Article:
The final scenes offered the most interesting and problematic of the strategies to represent multiple characters. Act 5 scene 4 includes the attempted rape of Silvia by Proteus in the forest, observed by Julia-as-Sebastian, and interrupted by Valentine. Initially Chikura played Silvia and Munyevu was Proteus. Silvia was characterized in the production by a white glove (a rich signifying device in the play since gloves ‘act’ as amorous tokens, go-betweens and the source of mishap and amorous confusion). As Proteus seized Silvia, in the person of Chikura, Chikura wriggled out of the glove to return as Valentine startling his friend in this moment of aggression. Munyevu was left assaulting the glove. The sudden rendering of ‘Silvia’ as a helpless shred of fabric at this point was poignant but potentially problematic. The de-physicalization at the point of climax in this scene may feel like a convenient escape from this problematic ending. However, the bathos of the play’s comedic ending where the friendship is restored and everyone ends up with the right partner was beautifully served by this tactic of suddenly deflated aggression. As audience members described afterwards, while the production was mordantly funny it achieved a tenderness and gravity at the end that was profoundly affecting, moving several audience members to tears.

Two Gentlemen of Verona is a travelling play. The two friends ‘of Verona’ travel to Milan, as part of an education sought by seeing the world and meeting new people. The Globe programme describes the Two Gents production as Harare/London, recognising the peripatetic and diaspora nature of these Gents from Zimbabwe who live in London. Interculturalism, the Globe to Globe festival proposes, is a good thing. But it is the displacement of the two friends to Milan, their separation from friend and lover in Verona and encountering of other societies and eligible women that threatens this friendship. Proteus’ betrayal of Valentine, which Munyevu tells me has audiences elsewhere interjecting and telling him (in character) that he is a ‘bad man’, is the lynchpin of the play’s significance. Valentine declares: “I must not trust thee more but count the world a stranger/ the private wound is deepest”. The emphasis on the local and local loyalties is provocative and intriguing in the midst of this celebration of the global. In the play’s ever-so-slightly unbelievable tying up of the threads and parceling out of equal shares of happiness at the end we are left to reflect on the feasibility of the assertion of the last line: “One feast, one house, one mutual happiness” and its contemporary resonance at the Globe house. The Globe ‘vibratorium’ continues to process and encompass thirty-seven countries’ performances, interpretations, languages, memories, jokes and audiences, and this production was a simultaneously jubilant and incisive opportunity to reflect on the possibilities of unity and mutuality.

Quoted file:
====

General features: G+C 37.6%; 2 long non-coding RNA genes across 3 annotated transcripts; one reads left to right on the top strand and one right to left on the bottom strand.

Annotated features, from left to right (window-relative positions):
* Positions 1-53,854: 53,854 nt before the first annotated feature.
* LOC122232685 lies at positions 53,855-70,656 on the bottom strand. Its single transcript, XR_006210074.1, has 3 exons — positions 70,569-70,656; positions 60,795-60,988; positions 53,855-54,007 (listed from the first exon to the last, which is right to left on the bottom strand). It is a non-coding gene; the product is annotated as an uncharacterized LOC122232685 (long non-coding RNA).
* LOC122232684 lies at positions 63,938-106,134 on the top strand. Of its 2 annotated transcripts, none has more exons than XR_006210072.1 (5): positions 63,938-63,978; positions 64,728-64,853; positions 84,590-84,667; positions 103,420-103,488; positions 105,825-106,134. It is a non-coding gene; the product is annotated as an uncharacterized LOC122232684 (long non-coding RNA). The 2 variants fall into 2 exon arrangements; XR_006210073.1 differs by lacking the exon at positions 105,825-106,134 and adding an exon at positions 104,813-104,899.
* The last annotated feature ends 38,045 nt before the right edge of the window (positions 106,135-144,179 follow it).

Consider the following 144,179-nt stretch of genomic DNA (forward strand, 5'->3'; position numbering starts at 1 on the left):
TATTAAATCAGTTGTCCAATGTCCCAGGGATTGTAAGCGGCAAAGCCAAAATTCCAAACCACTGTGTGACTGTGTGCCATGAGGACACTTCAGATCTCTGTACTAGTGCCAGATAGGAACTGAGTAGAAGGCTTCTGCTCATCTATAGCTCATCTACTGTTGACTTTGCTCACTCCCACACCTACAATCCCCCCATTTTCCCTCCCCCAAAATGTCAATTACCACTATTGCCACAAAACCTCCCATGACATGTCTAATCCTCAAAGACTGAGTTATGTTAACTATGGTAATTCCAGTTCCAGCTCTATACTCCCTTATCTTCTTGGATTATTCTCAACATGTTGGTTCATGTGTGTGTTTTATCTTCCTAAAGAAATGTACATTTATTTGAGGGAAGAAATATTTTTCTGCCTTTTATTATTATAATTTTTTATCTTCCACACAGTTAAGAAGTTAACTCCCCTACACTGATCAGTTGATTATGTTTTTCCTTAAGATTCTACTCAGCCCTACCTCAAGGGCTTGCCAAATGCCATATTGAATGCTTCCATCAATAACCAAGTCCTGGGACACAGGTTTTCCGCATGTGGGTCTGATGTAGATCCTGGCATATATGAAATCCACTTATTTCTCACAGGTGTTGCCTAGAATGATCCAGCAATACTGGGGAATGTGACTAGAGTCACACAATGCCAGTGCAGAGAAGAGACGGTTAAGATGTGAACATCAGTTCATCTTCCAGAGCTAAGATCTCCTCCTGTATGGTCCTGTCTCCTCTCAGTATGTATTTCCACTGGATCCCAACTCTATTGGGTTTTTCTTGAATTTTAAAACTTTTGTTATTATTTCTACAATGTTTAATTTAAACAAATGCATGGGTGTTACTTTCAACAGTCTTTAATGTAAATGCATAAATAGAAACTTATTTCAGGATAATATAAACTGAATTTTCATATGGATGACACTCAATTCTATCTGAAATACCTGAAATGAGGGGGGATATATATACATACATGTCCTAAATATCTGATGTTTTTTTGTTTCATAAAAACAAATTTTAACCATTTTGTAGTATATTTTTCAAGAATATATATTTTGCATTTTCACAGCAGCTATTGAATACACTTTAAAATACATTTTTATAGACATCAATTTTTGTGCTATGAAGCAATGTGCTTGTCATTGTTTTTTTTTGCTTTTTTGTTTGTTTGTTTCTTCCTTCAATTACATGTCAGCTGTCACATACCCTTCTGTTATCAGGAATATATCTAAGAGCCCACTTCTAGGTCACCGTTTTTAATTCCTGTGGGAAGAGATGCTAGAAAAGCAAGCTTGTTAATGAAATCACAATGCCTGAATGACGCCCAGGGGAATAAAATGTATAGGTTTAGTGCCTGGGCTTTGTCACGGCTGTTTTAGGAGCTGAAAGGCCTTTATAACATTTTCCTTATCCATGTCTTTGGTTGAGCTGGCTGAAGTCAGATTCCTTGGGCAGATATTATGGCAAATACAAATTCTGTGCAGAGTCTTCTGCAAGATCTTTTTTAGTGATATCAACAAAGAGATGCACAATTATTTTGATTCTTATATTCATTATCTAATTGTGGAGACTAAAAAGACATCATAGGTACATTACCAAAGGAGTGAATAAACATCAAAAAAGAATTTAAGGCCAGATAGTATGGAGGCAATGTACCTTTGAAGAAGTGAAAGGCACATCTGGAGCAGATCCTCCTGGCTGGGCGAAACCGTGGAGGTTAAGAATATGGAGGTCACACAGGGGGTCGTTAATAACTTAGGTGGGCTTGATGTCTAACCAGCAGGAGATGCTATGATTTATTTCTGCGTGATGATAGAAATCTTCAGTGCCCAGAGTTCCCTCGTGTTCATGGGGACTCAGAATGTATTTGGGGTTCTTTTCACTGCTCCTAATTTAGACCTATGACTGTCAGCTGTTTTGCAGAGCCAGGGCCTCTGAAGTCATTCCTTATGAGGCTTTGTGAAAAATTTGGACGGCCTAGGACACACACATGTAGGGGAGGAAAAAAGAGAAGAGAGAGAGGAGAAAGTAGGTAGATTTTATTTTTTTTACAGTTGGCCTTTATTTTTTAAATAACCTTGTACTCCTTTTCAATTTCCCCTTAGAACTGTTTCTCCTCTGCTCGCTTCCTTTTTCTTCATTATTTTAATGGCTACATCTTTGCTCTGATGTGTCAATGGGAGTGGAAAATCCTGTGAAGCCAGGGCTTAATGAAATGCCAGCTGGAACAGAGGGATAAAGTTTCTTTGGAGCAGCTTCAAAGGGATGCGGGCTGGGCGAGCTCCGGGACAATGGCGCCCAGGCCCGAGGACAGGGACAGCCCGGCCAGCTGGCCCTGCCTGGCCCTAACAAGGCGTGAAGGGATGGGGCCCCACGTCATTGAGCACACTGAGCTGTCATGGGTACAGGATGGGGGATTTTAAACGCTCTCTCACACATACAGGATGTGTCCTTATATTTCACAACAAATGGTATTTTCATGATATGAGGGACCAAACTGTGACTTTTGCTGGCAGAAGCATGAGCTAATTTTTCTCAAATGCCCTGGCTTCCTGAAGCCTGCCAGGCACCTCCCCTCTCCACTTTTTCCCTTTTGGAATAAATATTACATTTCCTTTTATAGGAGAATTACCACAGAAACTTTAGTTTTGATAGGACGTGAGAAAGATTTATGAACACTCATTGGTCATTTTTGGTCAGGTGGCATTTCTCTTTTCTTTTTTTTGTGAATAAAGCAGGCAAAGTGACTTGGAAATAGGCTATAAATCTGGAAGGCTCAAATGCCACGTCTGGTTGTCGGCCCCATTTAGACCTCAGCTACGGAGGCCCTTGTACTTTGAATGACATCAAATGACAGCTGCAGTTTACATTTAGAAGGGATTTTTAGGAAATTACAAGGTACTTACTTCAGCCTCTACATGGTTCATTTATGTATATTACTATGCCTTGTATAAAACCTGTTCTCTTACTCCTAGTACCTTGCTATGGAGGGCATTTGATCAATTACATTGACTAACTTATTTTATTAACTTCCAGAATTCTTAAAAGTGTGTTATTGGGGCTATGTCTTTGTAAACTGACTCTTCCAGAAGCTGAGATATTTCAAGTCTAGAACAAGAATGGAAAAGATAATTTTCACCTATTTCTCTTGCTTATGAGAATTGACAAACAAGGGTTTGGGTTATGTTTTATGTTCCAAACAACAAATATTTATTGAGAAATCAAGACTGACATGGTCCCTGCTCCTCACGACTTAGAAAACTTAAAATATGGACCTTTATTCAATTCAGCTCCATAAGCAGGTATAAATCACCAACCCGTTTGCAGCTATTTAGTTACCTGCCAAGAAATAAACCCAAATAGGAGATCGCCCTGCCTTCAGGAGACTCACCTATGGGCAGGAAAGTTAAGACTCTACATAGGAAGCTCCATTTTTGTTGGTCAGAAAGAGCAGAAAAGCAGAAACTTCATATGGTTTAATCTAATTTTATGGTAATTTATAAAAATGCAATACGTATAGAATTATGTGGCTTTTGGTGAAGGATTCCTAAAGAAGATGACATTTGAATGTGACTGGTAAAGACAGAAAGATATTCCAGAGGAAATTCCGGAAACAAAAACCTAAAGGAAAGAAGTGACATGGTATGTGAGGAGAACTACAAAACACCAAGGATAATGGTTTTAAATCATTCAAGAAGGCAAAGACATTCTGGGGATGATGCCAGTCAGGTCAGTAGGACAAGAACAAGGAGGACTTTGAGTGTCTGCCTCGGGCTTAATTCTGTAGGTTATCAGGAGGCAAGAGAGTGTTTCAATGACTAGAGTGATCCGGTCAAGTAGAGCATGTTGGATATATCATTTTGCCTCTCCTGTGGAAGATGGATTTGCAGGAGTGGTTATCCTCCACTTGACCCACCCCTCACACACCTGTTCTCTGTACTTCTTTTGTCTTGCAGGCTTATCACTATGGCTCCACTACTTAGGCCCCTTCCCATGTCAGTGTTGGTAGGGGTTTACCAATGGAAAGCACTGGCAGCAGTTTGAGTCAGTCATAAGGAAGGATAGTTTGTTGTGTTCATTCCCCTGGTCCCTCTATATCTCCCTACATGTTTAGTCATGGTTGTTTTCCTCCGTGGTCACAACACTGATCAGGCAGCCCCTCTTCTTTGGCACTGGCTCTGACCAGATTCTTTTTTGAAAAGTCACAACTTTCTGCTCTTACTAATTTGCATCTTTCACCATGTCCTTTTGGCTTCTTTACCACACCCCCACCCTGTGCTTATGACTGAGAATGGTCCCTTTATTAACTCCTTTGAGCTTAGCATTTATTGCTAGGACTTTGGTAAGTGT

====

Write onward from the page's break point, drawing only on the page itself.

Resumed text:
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To read more reviews of the performances and events that are a part of the World Shakespeare Festival, visit Year of Shakespeare.

Want to watch this production online? Click on the image below to watch it for free at THE SPACE:

Want to know what other audience members thought of the production? Listen below to interviews with some of them:

Listen below to interviews with each of the actors, recorded by the Globe Education Department:

Here’s what others are saying:

Author: Penelope Woods

Penelope Woods completed a PhD on audiences and spectatorship at Shakespeare’s Globe. She is currently a Globe Education lecturer and will be taking up a position as Research Associate in the Centre for the History of Emotions at the University of Western Australia.